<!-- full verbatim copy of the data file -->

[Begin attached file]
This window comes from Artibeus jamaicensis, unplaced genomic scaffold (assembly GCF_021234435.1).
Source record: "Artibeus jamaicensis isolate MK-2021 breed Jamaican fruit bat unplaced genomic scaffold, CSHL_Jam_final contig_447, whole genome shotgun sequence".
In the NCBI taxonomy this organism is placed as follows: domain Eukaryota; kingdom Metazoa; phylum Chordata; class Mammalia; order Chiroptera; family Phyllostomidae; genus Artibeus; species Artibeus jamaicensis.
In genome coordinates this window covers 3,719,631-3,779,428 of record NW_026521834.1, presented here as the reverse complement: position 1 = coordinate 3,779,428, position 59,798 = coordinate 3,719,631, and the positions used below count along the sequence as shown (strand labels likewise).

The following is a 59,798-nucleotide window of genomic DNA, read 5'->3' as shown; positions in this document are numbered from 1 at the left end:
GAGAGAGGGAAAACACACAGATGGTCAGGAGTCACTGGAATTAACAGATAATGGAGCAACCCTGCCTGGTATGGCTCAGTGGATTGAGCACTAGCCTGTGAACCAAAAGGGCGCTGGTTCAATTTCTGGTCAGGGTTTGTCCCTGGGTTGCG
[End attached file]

This window comes from Artibeus jamaicensis, unplaced genomic scaffold (assembly GCF_021234435.1).
Source record: "Artibeus jamaicensis isolate MK-2021 breed Jamaican fruit bat unplaced genomic scaffold, CSHL_Jam_final contig_447, whole genome shotgun sequence".
In the NCBI taxonomy this organism is placed as follows: domain Eukaryota; kingdom Metazoa; phylum Chordata; class Mammalia; order Chiroptera; family Phyllostomidae; genus Artibeus; species Artibeus jamaicensis.
In genome coordinates this window covers 3,719,631-3,779,428 of record NW_026521834.1, presented here as the reverse complement: position 1 = coordinate 3,779,428, position 59,798 = coordinate 3,719,631, and the positions used below count along the sequence as shown (strand labels likewise).

The following is a 59,798-nucleotide window of genomic DNA, read 5'->3' as shown; positions in this document are numbered from 1 at the left end:
GAGAGAGGGAAAACACACAGATGGTCAGGAGTCACTGGAATTAACAGATAATGGAGCAACCCTGCCTGGTATGGCTCAGTGGATTGAGCACTAGCCTGTGAACCAAAAGGGCGCTGGTTCAATTTCTGGTCAGGGTTTGTCCCTGGGTTGCG